Remember R1 is at least 6ft 6’’ and riding one of the world’s greatest adventure bikes!

The next day it was agreed to leave PAKSE and head for KHONG ISLAND, on the way D1 wanted to GPS a little island about 30k’s south.
Oh ye, R1 left early for the THAI border, and crossed into CAMBODIA at KAP CHOENG.

Can you image 2 dugout canoes tied together with timber floor boards, about 6ft by 8ft wide? That is what was offered to us to transport our motorcycles to this remote island in the middle of the Mekong.
At first I refused to put my bike in unnecessary danger, but after watching D1successfully ride up a 6”x2” plank from the rivers edge I decided, what the hell, I’m getting too soft, and I don’t want to let the Aussy side down do I!
It took us about half an hour to get to the Island, with my boat rapidly taking on water from numerous gaps in the planks along the 12ft long hull.

We landed on a brown sandy beach, with about 20ft of water to get through before we hit the sand, down came the little gang plank, and the native skipper beckoned me to just ride off. First I refused, hell, how deep is the water? Is the sand solid or muddy? After he jumped into the water and demonstrated to me that the bottom was indeed solid and the water was all of 2ft deep, I gunned DORIS, and off we went screaming up the beach into the jungle, I really surprised myself, so I just sat back again and watched the hilarious goings on with the other 2 on the beach.

We all made it to the edge of the sand were the jungle begins, and find a little track that wandered through a thatched roof village, with old women and little kids, greeting us with wide mouthed amazement. Some of these people have never seen foreigners, never mind big bikes!
After exploring the Island for about 2 hours, we come to the conclusion, that the place would need a little bit more infrastructure before its ready for any type of tourism, try basic accommodation and electricity.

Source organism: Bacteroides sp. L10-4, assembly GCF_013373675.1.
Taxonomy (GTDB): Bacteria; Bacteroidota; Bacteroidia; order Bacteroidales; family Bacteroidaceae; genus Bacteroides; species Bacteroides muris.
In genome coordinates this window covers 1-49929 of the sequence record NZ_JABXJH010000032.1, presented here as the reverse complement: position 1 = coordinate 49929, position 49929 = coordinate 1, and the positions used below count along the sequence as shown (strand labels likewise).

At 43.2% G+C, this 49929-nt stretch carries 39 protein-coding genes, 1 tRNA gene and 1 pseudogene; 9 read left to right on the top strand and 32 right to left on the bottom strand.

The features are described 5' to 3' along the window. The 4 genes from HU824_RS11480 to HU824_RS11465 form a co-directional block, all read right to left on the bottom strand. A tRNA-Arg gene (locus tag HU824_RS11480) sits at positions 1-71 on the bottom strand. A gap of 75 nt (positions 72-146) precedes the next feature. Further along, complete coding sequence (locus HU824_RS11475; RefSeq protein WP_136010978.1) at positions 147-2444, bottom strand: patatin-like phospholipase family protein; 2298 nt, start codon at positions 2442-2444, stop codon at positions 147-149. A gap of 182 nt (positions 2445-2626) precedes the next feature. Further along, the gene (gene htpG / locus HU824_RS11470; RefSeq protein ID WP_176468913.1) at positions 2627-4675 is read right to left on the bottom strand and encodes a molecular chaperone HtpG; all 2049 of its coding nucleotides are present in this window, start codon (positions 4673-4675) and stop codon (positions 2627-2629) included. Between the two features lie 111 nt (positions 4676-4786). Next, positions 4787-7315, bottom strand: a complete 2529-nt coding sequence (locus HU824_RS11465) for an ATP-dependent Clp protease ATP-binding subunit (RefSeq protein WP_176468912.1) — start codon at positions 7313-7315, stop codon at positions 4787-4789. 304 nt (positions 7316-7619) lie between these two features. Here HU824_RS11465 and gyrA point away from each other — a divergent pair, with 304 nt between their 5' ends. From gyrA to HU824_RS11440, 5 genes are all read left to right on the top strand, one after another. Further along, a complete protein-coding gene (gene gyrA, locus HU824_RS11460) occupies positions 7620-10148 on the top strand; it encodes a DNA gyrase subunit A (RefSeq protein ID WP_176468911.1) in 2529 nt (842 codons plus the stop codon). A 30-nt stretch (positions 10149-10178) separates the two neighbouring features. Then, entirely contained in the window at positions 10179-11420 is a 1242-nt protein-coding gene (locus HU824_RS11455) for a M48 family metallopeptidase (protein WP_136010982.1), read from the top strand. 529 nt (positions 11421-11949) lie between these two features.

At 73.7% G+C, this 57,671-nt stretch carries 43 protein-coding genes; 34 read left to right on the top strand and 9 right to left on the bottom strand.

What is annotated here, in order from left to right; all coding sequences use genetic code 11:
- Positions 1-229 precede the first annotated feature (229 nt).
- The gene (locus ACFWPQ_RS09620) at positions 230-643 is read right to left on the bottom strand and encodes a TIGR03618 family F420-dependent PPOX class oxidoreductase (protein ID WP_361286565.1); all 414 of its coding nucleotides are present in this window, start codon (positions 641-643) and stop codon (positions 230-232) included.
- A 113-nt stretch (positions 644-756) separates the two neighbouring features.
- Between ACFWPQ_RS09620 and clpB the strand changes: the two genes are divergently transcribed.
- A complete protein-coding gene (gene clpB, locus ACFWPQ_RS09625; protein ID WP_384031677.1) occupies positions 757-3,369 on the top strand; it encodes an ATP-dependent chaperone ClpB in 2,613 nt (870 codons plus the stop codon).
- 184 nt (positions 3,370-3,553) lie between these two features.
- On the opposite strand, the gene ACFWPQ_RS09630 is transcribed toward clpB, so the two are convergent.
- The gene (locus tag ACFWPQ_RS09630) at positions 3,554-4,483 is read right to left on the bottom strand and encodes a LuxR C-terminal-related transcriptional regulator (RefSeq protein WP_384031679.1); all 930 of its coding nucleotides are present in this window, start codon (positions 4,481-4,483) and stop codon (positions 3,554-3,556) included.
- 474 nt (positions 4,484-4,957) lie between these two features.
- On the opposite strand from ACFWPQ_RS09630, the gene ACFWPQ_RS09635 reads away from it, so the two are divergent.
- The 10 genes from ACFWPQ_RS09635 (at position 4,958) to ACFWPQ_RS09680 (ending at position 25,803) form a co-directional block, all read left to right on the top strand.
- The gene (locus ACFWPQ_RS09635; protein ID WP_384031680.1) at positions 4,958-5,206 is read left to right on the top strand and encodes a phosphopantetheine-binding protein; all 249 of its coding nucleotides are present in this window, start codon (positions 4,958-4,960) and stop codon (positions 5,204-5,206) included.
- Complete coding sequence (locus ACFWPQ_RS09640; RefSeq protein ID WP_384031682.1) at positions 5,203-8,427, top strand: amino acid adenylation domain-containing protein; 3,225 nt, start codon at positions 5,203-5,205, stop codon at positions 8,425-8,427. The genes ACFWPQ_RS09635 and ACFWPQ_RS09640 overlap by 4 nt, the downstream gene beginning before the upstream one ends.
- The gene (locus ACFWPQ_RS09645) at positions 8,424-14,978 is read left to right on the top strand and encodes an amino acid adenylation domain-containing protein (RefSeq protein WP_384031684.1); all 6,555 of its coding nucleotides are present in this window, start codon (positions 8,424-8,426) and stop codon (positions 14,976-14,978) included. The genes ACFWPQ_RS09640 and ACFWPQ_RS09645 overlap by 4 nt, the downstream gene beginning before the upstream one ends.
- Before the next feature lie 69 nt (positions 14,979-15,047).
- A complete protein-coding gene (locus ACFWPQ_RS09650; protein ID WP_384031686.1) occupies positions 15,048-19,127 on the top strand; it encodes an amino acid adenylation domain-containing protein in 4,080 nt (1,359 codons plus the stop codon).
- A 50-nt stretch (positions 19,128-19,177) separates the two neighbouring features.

We almost circumnavigated the Island, until we all got bogged in a rice paddy, after an exhaustive time of pushing each other free, we ended up on the other side of the Island, were we found another canoe type ferry to get us across to the mainland.
This time we were ready for it, and besides the distance was much shorter, just a formality really, until we got to the other side. We were confronted with a 30ft high muddy embankment that you could hardly walk up! The only way up was to give the bikes a handful of accelerator and hope that you got traction, and/or the little LAO guys behind you could push you up the hill. It worked, and soon we were off to find the fabled Island of Khong.

THE ISLAND OF KHONG - Thursday, 14th October.

We finally get to the Island turn off after one of the most boring roads I have ridden since OZ. Just k’s of straight, hot, flat bitumen, not even any road kill to break the monotony.
The ferry to Khong Island was a direct contrast to our previous crossing, a left over Soviet floating pontoon, powered by another left over, very used Chinese gun boat! The approaches to the ferry was a modern concrete affair, so it was on and off in no time.

Khong Island is rather civilized, with modern guest houses, and as its flat, push bikes are in abundance for hire. There doesn’t seem to be much to do here, but it does attract backpackers, so it has to be good for the local economy.
After booking into a very nice guest house, it was off for a walk to find a place that made a good coffee.
We came across two Honda 250cc Trail bikes with Cambodian Number Plates, and as we investigated further, it appears 3 young French kids rode up through Cambodia and into Lao, on the very road that stopped the mighty BMW GS Adventurer!
It just goes to show you, you don’t need all the whiz-bang technology and big adventure bikes that the spin doctors and advertising media keep on insisting we buy, to do these kind of trips.

The next day it was off the Island and back to the mainland, with the same boring road, north to PAKXE. Be wary of your fuel situation, at the moment, the closest fuel station is12k out of PAKXE, about 130k away, there is however, the small fuel stops in the villages, so be sure to at least top up your tank.

D2 and I had decided to leave D1 at the border crossing at CHONG MEK, as he still had unfinished business in LAO.
D2 and I continued over the border and planned to stay the night in SI SAKET, THAILAND, before I head over the border into CAMBODIA at the KAP CHOENG crossing, and D2 would continue towards CHIANG MAI, with a few side trips to look at KHMER ruins at Phong Rung, Muang Tam and Prasat Ta Muan.

Posted by Tom Forde at 02:09 PM GMT